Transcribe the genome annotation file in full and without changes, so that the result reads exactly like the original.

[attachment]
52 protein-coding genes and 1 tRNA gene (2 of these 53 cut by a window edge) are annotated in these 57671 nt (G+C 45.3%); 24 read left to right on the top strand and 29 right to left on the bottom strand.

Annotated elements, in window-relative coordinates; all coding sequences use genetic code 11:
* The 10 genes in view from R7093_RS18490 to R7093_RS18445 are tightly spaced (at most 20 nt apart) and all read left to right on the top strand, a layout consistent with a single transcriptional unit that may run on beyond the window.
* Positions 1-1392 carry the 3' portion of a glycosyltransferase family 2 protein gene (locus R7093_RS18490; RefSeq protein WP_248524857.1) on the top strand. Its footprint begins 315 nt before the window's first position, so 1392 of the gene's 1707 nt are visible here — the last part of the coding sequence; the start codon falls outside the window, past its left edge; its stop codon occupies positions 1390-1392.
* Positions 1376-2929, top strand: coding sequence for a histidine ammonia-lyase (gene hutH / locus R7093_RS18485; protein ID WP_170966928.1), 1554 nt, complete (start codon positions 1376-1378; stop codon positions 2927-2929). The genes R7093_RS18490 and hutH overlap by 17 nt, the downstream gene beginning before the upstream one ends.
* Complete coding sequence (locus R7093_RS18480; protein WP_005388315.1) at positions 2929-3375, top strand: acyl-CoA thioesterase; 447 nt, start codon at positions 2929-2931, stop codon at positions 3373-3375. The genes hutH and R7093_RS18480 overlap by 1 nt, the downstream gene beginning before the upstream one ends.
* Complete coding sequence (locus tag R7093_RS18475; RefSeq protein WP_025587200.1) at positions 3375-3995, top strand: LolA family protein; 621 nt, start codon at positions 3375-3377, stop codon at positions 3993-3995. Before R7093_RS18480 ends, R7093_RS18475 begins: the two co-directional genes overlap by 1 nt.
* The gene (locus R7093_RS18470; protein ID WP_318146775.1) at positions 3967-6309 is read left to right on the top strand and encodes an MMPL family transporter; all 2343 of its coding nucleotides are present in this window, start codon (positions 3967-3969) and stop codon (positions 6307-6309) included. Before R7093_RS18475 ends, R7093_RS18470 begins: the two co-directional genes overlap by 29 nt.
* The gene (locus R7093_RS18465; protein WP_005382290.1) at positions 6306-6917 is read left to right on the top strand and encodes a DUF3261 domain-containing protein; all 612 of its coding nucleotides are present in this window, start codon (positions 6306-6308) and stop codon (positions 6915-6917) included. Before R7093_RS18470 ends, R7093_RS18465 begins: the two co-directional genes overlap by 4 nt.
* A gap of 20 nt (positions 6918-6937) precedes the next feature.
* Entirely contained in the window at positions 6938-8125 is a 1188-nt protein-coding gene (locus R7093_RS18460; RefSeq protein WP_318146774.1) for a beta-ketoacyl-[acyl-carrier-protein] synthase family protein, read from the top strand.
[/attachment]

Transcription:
52 protein-coding genes and 1 tRNA gene (2 of these 53 cut by a window edge) are annotated in these 57671 nt (G+C 45.3%); 24 read left to right on the top strand and 29 right to left on the bottom strand.

Annotated elements, in window-relative coordinates; all coding sequences use genetic code 11:
* The 10 genes in view from R7093_RS18490 to R7093_RS18445 are tightly spaced (at most 20 nt apart) and all read left to right on the top strand, a layout consistent with a single transcriptional unit that may run on beyond the window.
* Positions 1-1392 carry the 3' portion of a glycosyltransferase family 2 protein gene (locus R7093_RS18490; RefSeq protein WP_248524857.1) on the top strand. Its footprint begins 315 nt before the window's first position, so 1392 of the gene's 1707 nt are visible here — the last part of the coding sequence; the start codon falls outside the window, past its left edge; its stop codon occupies positions 1390-1392.
* Positions 1376-2929, top strand: coding sequence for a histidine ammonia-lyase (gene hutH / locus R7093_RS18485; protein ID WP_170966928.1), 1554 nt, complete (start codon positions 1376-1378; stop codon positions 2927-2929). The genes R7093_RS18490 and hutH overlap by 17 nt, the downstream gene beginning before the upstream one ends.
* Complete coding sequence (locus R7093_RS18480; protein WP_005388315.1) at positions 2929-3375, top strand: acyl-CoA thioesterase; 447 nt, start codon at positions 2929-2931, stop codon at positions 3373-3375. The genes hutH and R7093_RS18480 overlap by 1 nt, the downstream gene beginning before the upstream one ends.
* Complete coding sequence (locus tag R7093_RS18475; RefSeq protein WP_025587200.1) at positions 3375-3995, top strand: LolA family protein; 621 nt, start codon at positions 3375-3377, stop codon at positions 3993-3995. Before R7093_RS18480 ends, R7093_RS18475 begins: the two co-directional genes overlap by 1 nt.
* The gene (locus R7093_RS18470; protein ID WP_318146775.1) at positions 3967-6309 is read left to right on the top strand and encodes an MMPL family transporter; all 2343 of its coding nucleotides are present in this window, start codon (positions 3967-3969) and stop codon (positions 6307-6309) included. Before R7093_RS18475 ends, R7093_RS18470 begins: the two co-directional genes overlap by 29 nt.
* The gene (locus R7093_RS18465; protein WP_005382290.1) at positions 6306-6917 is read left to right on the top strand and encodes a DUF3261 domain-containing protein; all 612 of its coding nucleotides are present in this window, start codon (positions 6306-6308) and stop codon (positions 6915-6917) included. Before R7093_RS18470 ends, R7093_RS18465 begins: the two co-directional genes overlap by 4 nt.
* A gap of 20 nt (positions 6918-6937) precedes the next feature.
* Entirely contained in the window at positions 6938-8125 is a 1188-nt protein-coding gene (locus R7093_RS18460; RefSeq protein WP_318146774.1) for a beta-ketoacyl-[acyl-carrier-protein] synthase family protein, read from the top strand.